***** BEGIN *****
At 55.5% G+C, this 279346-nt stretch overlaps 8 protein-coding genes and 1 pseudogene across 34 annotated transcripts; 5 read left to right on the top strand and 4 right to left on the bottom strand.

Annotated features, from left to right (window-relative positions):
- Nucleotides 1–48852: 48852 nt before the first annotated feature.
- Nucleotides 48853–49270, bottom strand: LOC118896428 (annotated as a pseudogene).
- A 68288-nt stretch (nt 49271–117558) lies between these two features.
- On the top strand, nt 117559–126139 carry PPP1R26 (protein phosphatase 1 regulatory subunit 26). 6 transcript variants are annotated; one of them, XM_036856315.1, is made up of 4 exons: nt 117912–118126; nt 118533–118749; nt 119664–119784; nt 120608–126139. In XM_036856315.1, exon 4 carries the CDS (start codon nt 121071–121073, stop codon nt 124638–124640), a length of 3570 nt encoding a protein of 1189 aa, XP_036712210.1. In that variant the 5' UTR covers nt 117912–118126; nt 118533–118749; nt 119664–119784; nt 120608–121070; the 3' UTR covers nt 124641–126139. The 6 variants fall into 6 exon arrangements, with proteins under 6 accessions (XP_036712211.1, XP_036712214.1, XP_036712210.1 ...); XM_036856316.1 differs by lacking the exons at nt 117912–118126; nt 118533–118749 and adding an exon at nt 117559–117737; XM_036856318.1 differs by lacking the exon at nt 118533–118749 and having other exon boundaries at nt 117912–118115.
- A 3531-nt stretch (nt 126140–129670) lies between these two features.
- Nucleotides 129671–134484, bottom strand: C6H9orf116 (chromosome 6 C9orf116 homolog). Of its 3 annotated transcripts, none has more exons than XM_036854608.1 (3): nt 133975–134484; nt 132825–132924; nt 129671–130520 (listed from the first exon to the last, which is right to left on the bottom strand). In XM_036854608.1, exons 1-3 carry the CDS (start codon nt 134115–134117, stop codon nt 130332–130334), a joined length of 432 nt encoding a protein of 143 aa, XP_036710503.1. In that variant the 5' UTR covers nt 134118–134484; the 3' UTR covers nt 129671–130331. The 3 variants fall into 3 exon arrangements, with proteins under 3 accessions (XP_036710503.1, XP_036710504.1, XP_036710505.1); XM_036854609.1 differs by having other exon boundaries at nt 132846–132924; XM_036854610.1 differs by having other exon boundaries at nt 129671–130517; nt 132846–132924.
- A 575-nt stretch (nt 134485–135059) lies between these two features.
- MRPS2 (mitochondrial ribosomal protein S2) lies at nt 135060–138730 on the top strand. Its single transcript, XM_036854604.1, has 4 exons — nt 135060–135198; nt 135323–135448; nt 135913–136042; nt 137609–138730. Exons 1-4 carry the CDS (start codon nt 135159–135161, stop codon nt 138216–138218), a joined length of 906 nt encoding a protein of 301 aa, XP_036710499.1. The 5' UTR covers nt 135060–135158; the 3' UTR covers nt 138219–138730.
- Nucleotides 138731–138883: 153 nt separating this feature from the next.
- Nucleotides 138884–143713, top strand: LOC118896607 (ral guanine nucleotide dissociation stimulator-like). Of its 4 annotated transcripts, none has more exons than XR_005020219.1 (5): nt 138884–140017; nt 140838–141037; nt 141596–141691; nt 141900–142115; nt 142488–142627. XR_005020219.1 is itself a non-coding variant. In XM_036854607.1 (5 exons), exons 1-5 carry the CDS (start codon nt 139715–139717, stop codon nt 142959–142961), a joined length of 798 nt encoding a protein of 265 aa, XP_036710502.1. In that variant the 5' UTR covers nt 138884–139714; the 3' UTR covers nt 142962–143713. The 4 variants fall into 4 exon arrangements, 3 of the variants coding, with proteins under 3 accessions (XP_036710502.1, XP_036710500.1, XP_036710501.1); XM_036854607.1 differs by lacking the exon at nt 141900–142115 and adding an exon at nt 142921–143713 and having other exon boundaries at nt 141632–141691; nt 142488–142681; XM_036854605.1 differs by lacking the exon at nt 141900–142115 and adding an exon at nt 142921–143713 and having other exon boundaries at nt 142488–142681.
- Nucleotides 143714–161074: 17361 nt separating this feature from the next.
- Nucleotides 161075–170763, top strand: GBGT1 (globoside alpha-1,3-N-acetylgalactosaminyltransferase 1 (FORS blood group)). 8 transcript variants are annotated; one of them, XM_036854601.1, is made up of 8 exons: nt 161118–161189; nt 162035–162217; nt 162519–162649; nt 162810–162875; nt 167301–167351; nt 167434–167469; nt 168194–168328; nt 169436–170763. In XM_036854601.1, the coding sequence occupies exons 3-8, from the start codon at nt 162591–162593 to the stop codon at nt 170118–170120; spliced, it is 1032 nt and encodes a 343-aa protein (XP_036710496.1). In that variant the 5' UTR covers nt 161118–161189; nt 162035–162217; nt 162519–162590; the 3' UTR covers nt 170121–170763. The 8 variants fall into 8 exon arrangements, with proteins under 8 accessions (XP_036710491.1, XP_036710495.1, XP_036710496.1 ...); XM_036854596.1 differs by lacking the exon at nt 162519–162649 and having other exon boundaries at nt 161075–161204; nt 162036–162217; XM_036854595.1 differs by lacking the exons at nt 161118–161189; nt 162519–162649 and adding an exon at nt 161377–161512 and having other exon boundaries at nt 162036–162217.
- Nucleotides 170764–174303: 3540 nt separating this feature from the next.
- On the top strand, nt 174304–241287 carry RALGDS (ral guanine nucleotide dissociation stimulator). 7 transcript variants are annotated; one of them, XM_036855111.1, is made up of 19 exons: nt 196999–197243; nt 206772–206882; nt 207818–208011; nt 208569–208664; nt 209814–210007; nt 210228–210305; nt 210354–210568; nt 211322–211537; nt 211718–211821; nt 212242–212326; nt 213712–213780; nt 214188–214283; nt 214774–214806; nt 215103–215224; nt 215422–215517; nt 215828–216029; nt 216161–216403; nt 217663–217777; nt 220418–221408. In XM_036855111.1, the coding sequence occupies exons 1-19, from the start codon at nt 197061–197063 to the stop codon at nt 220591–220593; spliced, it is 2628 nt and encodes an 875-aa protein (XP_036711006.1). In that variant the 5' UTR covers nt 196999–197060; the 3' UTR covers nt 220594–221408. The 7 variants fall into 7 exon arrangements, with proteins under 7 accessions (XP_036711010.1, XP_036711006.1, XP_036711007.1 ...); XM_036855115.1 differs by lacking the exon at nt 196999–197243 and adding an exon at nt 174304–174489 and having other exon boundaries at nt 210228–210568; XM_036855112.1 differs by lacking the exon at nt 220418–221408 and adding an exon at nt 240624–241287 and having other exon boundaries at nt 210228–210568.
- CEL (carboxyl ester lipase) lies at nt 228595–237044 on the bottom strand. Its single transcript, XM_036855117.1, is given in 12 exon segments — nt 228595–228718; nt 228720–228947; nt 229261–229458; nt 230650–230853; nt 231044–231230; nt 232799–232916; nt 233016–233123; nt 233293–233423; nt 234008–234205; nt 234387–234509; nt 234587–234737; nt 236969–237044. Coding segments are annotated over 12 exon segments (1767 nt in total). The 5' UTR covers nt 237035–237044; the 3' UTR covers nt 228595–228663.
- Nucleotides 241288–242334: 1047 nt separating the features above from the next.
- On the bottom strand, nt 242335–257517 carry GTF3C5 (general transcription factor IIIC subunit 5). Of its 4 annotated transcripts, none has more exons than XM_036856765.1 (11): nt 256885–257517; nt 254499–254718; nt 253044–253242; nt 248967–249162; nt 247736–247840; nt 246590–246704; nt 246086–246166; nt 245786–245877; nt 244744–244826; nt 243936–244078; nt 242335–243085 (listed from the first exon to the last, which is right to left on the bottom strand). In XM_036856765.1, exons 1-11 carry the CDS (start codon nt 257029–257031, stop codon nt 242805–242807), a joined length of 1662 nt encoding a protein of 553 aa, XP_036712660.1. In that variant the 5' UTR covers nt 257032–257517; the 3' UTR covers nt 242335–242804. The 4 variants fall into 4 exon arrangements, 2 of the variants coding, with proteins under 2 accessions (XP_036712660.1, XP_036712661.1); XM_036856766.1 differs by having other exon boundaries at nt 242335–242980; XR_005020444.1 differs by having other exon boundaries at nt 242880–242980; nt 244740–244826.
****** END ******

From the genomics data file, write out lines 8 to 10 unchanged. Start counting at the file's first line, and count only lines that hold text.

- Nucleotides 129671–134484, bottom strand: C6H9orf116 (chromosome 6 C9orf116 homolog). Of its 3 annotated transcripts, none has more exons than XM_036854608.1 (3): nt 133975–134484; nt 132825–132924; nt 129671–130520 (listed from the first exon to the last, which is right to left on the bottom strand). In XM_036854608.1, exons 1-3 carry the CDS (start codon nt 134115–134117, stop codon nt 130332–130334), a joined length of 432 nt encoding a protein of 143 aa, XP_036710503.1. In that variant the 5' UTR covers nt 134118–134484; the 3' UTR covers nt 129671–130331. The 3 variants fall into 3 exon arrangements, with proteins under 3 accessions (XP_036710503.1, XP_036710504.1, XP_036710505.1); XM_036854609.1 differs by having other exon boundaries at nt 132846–132924; XM_036854610.1 differs by having other exon boundaries at nt 129671–130517; nt 132846–132924.
- A 575-nt stretch (nt 134485–135059) lies between these two features.
- MRPS2 (mitochondrial ribosomal protein S2) lies at nt 135060–138730 on the top strand. Its single transcript, XM_036854604.1, has 4 exons — nt 135060–135198; nt 135323–135448; nt 135913–136042; nt 137609–138730. Exons 1-4 carry the CDS (start codon nt 135159–135161, stop codon nt 138216–138218), a joined length of 906 nt encoding a protein of 301 aa, XP_036710499.1. The 5' UTR covers nt 135060–135158; the 3' UTR covers nt 138219–138730.